[fpc-devel] Vectorization

J. Gareth Moreton gareth at moreton-family.com
Tue Dec 12 03:31:39 CET 2017

Okay, sit back everyone - this is a long read!


I'm starting with the problem as listed in https://bugs.freepascal.org/view.php?id=27870 with the source 
code provided, although with {$codealign varmin=16} and {$codealign localmin=16} at the top.

I'm running the latest version of the compiler with the following parameters "-O3 -va -CfSSE64 -a -Sv".  Find attached the source file and the generated assembly.

First thing to note is that no vectorisation occurs for the individual setting of elements - e.g. the v1[ 0] 
:= 0.2 lines are assembled as follows: 

movl	_$TESTFILE$_Ld1(%rip),%eax
movl	%eax,48(%rsp)
movl	_$TESTFILE$_Ld1(%rip),%eax
movl	%eax,52(%rsp)
movl	_$TESTFILE$_Ld1(%rip),%eax
movl	%eax,56(%rsp)
movl	_$TESTFILE$_Ld1(%rip),%eax
movl	%eax,60(%rsp)

(_$TESTFILE$_Ld1 refers to the 32-bit representation of 0.2, namely $CDCC4C3E, and I'm surprised the 
optimizer doesn't notice the redundant setting of %eax)

For the line "v3 := v1 + v2;", this is vectorised because the compiler can identify all the operands as 
vector types, but as already suspected, there is a missing command to write %xmm0 to the stack.

movdqa	48(%rsp),%xmm0
addps	64(%rsp),%xmm0

The next operation is "call fpc_get_output" that begins a call to "WriteLn".

Also, there is a very slight bug with the generated code.  "movdqa" is an integer move, not a floating-point 
move.  With the floating-point "addps" that follows, this incurs a performance penalty due to switching 
between the two modes - "movaps" should be used instead.

Regarding alignment, the stack is correctly aligned because, while no stack frame is set up, the command 
"pushq %rbx" aligns the stack to a 16-byte boundary. Depending on how easy or tricky it is to enforce the 
stack alignment, it might be possible to not have to switch to using the unaligned move commands.

Once I've figured out how it emits the vector commands, I'll see that it includes the missing movaps 
command.  Initially I'll probably switch to using movups to ensure no segmentation faults occur, and then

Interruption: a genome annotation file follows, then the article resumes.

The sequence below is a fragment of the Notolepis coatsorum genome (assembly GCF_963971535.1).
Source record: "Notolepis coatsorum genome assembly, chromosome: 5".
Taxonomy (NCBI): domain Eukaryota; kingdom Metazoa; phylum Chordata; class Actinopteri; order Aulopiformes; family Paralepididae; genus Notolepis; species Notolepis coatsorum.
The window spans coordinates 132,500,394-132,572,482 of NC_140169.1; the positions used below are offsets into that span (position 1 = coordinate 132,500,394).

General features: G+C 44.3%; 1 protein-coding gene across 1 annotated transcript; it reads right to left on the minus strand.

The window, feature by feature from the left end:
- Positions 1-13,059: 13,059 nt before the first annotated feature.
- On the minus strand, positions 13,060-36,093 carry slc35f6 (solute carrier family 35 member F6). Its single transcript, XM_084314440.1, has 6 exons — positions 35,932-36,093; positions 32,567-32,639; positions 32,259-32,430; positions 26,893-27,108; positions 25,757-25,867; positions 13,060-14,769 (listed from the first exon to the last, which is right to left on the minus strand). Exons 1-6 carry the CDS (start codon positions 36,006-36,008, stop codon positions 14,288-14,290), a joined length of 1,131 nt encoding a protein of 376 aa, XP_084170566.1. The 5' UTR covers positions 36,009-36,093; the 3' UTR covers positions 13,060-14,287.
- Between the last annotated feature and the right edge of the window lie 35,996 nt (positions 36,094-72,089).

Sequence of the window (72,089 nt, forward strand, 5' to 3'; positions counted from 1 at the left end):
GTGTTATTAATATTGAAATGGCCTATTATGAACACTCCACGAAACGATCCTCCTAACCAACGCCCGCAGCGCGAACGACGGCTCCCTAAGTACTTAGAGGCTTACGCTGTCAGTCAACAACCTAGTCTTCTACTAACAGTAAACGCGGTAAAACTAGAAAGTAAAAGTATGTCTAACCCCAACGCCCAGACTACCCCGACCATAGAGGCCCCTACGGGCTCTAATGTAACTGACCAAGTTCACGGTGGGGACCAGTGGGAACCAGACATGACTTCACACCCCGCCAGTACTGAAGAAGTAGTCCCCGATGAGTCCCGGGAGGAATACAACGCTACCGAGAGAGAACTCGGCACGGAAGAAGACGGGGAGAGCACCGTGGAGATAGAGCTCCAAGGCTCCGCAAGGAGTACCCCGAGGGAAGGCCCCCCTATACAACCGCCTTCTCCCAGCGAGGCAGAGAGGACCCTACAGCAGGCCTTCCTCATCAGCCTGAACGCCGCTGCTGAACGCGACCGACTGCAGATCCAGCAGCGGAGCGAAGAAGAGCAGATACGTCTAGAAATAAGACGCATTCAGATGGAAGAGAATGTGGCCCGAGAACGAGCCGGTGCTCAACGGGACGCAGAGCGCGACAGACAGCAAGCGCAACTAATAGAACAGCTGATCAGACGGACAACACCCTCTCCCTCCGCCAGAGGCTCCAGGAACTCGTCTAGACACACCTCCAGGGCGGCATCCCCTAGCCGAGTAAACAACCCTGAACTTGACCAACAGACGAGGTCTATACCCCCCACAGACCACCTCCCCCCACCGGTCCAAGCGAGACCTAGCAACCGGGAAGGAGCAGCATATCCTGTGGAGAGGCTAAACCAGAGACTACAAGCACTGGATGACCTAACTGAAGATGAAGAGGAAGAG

migrate back to movaps if I can automatically enforce the correct byte alignment with no input from the 
programmer.  This might be due to seeing the variables are vector types and aligning them to a 16-byte 
boundary if SSE is selected.  I'll let you know how it goes.



P.S. Depending on how the optimizer is structured, I might suggest a kind of "Deep Optimizer" that is a part 
of -O3 (or -O4 if it's a little risky) and is done after all of the other compilation and optimisation 
stages and immediately prior to writing the assembler/object file, which does things like remove the 
redundant writes to %eax and also other optimizations that the peephole optimizer misses.  In the .s file, 
there are snippets of code akin to the following:

movq	%rax,%rbx
leaq	_$TESTFILE$_Ld3(%rip),%r8
movq	%rbx,%rdx

Because of the leaq command in between, the peephole optimizer doesn't notice the performance penalty that 
comes from writing to %rbx and then immediately reading it again to copy into %rdx.  If it were detected and 
changed to the following:

movq	%rax,%rbx
leaq	_$TESTFILE$_Ld3(%rip),%r8
movq	%rax,%rdx

Changing %rbx to %rax in the second movq command removes the performance penalty and takes advantage of 
modern processors' multiple ALUs (leaq does not modify any of the registers other than the unrelated %r8 in 
this instance, so it's safe), thus likely collapsing this group of three commands into a single CPU cycle 
instead of 2.
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